Given that, it's interesting to compare Empirical with The Black Eyed Peas, the American hip-hop group, who were apparently paid an estimated £1.5 million for their gig at the big wedding of the year. Well, so far this is my record of the year.
Alan Luff

 


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"What we hear on this disc is something that jazz is supposed to offer but seldom does these days – a spontaneous interpretation of compositions freely improvised on."

ALEX GARNETT
SERPENT

Lydia; Three For A Moor; Blueprint; Dracula’s Lullaby; Saluda Hakim; The Pimp; Serpent; Atonement (52.16)
Alex Garnett (as, ts); Anthony Wonsey (p); Michael Janisch (b); Willie Jones III (d). NYC, 2009.
Whirlwind Records WR 4615

Garnett's 2009 trip to NYC paid off with this session at Systems Two Studios with long-term bassist/collaborator Janisch along with Wonsey and Jones. The leader selected eight compositions of his own that seemed suitable and went into the studio to record with no prior rehearsal. So what we hear on this disc is something that jazz is supposed to offer but seldom does these days – a spontaneous interpretation of compositions freely improvised on.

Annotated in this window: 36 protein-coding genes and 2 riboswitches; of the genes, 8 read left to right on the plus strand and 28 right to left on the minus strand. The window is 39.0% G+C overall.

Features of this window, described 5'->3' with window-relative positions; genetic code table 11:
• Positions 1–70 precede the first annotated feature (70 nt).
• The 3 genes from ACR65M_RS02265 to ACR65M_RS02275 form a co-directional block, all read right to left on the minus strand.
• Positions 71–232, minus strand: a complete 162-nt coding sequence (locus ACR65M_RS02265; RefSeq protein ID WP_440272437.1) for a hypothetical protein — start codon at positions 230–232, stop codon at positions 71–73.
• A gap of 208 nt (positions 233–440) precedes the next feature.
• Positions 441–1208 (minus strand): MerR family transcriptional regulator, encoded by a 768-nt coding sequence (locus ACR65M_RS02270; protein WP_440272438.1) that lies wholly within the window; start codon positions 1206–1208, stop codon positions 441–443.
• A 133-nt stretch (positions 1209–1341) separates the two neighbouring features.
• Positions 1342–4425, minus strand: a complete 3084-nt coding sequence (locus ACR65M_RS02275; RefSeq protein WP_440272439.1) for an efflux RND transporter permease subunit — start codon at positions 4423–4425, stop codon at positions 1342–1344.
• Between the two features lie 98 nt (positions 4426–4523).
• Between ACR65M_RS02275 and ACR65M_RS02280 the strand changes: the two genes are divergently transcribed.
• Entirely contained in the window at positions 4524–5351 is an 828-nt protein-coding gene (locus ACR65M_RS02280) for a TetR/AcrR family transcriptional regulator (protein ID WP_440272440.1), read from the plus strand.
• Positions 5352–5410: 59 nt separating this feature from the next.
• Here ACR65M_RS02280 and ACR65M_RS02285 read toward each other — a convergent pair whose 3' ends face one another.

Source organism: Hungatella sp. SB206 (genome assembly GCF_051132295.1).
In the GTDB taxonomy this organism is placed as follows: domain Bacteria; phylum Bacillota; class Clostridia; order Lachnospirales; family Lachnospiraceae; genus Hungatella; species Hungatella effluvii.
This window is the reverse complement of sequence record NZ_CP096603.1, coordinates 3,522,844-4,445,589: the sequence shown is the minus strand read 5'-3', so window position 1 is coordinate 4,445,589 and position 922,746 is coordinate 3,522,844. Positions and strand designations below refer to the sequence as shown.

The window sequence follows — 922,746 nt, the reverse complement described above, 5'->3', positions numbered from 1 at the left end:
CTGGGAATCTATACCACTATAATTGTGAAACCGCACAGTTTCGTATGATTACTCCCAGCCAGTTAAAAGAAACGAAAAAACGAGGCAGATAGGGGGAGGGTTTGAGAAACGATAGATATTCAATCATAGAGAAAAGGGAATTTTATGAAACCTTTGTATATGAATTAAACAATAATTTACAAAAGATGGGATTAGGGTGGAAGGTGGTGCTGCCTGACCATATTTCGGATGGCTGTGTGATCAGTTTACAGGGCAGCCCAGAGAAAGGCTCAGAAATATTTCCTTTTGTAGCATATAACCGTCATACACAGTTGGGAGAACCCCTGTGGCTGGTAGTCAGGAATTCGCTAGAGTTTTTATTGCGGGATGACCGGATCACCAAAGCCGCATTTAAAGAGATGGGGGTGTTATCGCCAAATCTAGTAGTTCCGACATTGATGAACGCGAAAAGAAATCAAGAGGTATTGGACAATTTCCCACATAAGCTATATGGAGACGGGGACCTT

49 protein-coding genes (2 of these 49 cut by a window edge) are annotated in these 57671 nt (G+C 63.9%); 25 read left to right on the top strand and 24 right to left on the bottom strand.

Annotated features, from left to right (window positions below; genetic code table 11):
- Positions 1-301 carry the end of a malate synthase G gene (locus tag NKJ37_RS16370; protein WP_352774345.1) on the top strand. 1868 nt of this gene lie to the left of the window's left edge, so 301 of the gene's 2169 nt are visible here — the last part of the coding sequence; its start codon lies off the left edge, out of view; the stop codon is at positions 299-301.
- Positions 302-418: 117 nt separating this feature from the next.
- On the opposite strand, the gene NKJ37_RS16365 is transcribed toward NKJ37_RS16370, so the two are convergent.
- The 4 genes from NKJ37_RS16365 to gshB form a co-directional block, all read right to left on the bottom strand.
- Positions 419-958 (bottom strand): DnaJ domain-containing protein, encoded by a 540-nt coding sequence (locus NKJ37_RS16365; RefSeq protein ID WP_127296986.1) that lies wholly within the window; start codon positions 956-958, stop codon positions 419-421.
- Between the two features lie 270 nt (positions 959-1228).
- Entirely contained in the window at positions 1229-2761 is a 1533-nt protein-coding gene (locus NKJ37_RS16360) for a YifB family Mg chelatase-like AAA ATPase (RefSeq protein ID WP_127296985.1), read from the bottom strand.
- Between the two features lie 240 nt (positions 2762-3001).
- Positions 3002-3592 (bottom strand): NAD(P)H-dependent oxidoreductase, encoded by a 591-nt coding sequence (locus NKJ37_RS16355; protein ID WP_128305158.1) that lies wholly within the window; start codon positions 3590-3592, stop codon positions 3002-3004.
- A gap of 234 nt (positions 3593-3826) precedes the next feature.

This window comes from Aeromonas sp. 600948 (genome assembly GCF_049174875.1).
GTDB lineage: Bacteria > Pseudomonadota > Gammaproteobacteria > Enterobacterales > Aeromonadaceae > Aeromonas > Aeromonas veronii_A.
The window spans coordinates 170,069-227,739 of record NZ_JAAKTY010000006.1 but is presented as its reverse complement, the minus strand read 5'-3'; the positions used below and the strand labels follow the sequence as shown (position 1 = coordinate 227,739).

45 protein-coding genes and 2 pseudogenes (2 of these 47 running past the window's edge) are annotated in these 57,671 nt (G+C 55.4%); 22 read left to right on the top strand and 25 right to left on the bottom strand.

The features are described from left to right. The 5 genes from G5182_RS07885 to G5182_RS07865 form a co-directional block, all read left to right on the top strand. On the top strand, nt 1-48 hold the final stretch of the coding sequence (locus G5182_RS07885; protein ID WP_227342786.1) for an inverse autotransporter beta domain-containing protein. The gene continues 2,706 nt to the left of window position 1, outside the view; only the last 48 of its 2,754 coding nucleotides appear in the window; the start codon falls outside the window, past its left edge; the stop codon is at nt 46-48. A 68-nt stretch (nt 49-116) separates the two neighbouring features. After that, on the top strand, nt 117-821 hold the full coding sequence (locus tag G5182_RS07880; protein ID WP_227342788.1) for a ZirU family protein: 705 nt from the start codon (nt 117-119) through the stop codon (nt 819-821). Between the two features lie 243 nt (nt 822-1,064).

Garnett's muscular tenor is heard to very good effect on the opening Lydia, his lines flowing effortlessly against the backdrop of a first-rate rhythm section. Wonsey is particularly important here with his sensitive but full-blooded accompaniment and challenging solos that are easily the equal of Garnett’s contributions. Solid bass and drum work complete the circle. Janisch has a smooth arco solo on Blueprint, his articulation spot on and he and Jones support unselfishly throughout the entire programme.

Garnett cites his influences as Hank Mobley, Dexter Gordon and Joe Henderson among others and something of the first two can be heard in his driving yet always laid-back lines on all the uptempo tracks here. Three For A Moor is a ballad, unsentimental and strong but lyrical and with strong solos by Garnett and his pianist. Dracula's Lullaby turns out to be a gentle, reflective ballad with a soft caress rather than a blood-thirsty bite, Wonsey's crystalline solo taking the honours.
Derek Ansell